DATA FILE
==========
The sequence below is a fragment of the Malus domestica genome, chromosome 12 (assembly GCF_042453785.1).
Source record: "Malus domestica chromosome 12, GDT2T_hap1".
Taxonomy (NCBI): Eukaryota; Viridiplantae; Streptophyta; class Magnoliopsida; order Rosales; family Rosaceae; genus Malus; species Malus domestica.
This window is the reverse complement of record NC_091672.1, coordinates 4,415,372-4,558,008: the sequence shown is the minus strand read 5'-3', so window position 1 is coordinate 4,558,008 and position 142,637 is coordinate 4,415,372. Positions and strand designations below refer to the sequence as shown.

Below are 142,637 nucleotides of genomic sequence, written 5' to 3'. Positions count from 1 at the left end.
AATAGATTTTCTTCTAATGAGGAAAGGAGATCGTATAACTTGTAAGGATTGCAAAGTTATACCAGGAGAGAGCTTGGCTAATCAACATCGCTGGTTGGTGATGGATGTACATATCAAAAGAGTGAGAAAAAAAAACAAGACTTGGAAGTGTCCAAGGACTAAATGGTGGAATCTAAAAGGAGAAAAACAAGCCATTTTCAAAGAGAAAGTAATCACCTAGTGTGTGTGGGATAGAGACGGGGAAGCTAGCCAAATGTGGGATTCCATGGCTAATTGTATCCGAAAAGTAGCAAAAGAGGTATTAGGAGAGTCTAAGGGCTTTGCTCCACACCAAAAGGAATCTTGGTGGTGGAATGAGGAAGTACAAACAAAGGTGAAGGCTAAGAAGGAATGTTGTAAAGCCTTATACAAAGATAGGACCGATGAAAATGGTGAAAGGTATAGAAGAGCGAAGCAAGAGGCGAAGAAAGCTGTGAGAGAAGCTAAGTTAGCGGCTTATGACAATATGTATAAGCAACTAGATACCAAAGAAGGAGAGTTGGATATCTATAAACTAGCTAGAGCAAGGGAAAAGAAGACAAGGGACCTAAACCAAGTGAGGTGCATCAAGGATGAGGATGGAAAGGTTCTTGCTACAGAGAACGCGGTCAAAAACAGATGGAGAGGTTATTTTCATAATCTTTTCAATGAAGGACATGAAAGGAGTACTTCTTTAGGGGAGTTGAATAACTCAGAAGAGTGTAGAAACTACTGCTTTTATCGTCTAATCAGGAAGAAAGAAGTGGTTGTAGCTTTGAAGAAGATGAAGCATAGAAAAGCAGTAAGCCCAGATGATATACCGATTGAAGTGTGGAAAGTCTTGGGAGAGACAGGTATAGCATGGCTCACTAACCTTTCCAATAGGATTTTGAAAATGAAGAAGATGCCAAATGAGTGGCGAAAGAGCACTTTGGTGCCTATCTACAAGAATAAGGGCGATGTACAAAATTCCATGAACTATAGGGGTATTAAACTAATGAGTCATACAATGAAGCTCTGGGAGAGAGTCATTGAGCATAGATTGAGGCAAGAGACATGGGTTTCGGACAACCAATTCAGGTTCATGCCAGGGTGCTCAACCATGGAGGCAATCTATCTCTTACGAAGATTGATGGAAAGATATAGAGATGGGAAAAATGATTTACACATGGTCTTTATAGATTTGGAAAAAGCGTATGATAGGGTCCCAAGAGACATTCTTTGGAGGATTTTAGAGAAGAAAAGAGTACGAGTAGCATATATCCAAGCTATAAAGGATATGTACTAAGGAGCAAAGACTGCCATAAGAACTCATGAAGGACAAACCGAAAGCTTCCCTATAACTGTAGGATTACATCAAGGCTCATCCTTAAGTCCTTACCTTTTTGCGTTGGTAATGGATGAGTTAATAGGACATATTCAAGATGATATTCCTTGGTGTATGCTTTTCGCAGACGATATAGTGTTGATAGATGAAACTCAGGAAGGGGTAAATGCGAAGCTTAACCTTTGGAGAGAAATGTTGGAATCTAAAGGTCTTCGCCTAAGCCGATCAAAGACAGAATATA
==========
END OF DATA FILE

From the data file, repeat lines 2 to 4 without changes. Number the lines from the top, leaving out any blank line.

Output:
Source record: "Malus domestica chromosome 12, GDT2T_hap1".
Taxonomy (NCBI): Eukaryota; Viridiplantae; Streptophyta; class Magnoliopsida; order Rosales; family Rosaceae; genus Malus; species Malus domestica.
This window is the reverse complement of record NC_091672.1, coordinates 4,415,372-4,558,008: the sequence shown is the minus strand read 5'-3', so window position 1 is coordinate 4,558,008 and position 142,637 is coordinate 4,415,372. Positions and strand designations below refer to the sequence as shown.